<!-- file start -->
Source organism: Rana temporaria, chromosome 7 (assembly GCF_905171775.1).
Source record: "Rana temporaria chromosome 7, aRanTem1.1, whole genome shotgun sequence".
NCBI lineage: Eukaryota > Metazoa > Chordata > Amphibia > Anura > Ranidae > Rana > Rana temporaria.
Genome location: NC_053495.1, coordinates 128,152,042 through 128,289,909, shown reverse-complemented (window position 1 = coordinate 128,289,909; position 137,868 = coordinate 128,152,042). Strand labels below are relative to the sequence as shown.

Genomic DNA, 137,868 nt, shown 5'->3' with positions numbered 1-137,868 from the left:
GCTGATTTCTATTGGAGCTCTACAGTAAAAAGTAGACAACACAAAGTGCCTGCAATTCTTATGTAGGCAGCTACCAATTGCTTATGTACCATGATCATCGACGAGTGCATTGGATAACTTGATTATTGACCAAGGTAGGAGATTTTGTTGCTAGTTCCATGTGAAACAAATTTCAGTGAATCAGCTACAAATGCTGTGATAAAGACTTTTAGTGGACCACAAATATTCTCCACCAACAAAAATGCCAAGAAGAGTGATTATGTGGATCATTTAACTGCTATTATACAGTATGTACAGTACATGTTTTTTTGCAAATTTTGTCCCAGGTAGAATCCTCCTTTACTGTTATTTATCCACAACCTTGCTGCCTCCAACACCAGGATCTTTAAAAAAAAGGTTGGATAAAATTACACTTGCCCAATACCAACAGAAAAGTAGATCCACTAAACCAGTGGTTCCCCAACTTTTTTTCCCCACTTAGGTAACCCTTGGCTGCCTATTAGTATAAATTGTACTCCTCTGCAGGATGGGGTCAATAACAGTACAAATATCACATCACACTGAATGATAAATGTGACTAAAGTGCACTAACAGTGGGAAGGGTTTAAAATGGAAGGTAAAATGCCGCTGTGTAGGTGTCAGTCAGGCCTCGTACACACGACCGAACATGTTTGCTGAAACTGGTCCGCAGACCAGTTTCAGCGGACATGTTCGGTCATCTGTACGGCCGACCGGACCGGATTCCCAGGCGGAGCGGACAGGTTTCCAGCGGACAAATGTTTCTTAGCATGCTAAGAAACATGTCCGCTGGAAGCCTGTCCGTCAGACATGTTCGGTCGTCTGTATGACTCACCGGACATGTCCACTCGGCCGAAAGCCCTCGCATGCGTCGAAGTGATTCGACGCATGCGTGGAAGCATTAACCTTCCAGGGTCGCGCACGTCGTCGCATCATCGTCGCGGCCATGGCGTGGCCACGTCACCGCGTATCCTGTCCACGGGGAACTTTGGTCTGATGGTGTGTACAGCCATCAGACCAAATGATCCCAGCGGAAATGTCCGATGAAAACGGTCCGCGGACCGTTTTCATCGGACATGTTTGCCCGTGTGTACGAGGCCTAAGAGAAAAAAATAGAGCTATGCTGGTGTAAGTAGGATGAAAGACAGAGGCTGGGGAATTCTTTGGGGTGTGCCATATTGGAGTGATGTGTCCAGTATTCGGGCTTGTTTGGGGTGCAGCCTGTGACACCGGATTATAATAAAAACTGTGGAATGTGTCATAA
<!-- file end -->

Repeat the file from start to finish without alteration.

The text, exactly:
Source organism: Rana temporaria, chromosome 7 (assembly GCF_905171775.1).
Source record: "Rana temporaria chromosome 7, aRanTem1.1, whole genome shotgun sequence".
NCBI lineage: Eukaryota > Metazoa > Chordata > Amphibia > Anura > Ranidae > Rana > Rana temporaria.
Genome location: NC_053495.1, coordinates 128,152,042 through 128,289,909, shown reverse-complemented (window position 1 = coordinate 128,289,909; position 137,868 = coordinate 128,152,042). Strand labels below are relative to the sequence as shown.

Genomic DNA, 137,868 nt, shown 5'->3' with positions numbered 1-137,868 from the left:
GCTGATTTCTATTGGAGCTCTACAGTAAAAAGTAGACAACACAAAGTGCCTGCAATTCTTATGTAGGCAGCTACCAATTGCTTATGTACCATGATCATCGACGAGTGCATTGGATAACTTGATTATTGACCAAGGTAGGAGATTTTGTTGCTAGTTCCATGTGAAACAAATTTCAGTGAATCAGCTACAAATGCTGTGATAAAGACTTTTAGTGGACCACAAATATTCTCCACCAACAAAAATGCCAAGAAGAGTGATTATGTGGATCATTTAACTGCTATTATACAGTATGTACAGTACATGTTTTTTTGCAAATTTTGTCCCAGGTAGAATCCTCCTTTACTGTTATTTATCCACAACCTTGCTGCCTCCAACACCAGGATCTTTAAAAAAAAGGTTGGATAAAATTACACTTGCCCAATACCAACAGAAAAGTAGATCCACTAAACCAGTGGTTCCCCAACTTTTTTTCCCCACTTAGGTAACCCTTGGCTGCCTATTAGTATAAATTGTACTCCTCTGCAGGATGGGGTCAATAACAGTACAAATATCACATCACACTGAATGATAAATGTGACTAAAGTGCACTAACAGTGGGAAGGGTTTAAAATGGAAGGTAAAATGCCGCTGTGTAGGTGTCAGTCAGGCCTCGTACACACGACCGAACATGTTTGCTGAAACTGGTCCGCAGACCAGTTTCAGCGGACATGTTCGGTCATCTGTACGGCCGACCGGACCGGATTCCCAGGCGGAGCGGACAGGTTTCCAGCGGACAAATGTTTCTTAGCATGCTAAGAAACATGTCCGCTGGAAGCCTGTCCGTCAGACATGTTCGGTCGTCTGTATGACTCACCGGACATGTCCACTCGGCCGAAAGCCCTCGCATGCGTCGAAGTGATTCGACGCATGCGTGGAAGCATTAACCTTCCAGGGTCGCGCACGTCGTCGCATCATCGTCGCGGCCATGGCGTGGCCACGTCACCGCGTATCCTGTCCACGGGGAACTTTGGTCTGATGGTGTGTACAGCCATCAGACCAAATGATCCCAGCGGAAATGTCCGATGAAAACGGTCCGCGGACCGTTTTCATCGGACATGTTTGCCCGTGTGTACGAGGCCTAAGAGAAAAAAATAGAGCTATGCTGGTGTAAGTAGGATGAAAGACAGAGGCTGGGGAATTCTTTGGGGTGTGCCATATTGGAGTGATGTGTCCAGTATTCGGGCTTGTTTGGGGTGCAGCCTGTGACACCGGATTATAATAAAAACTGTGGAATGTGTCATAA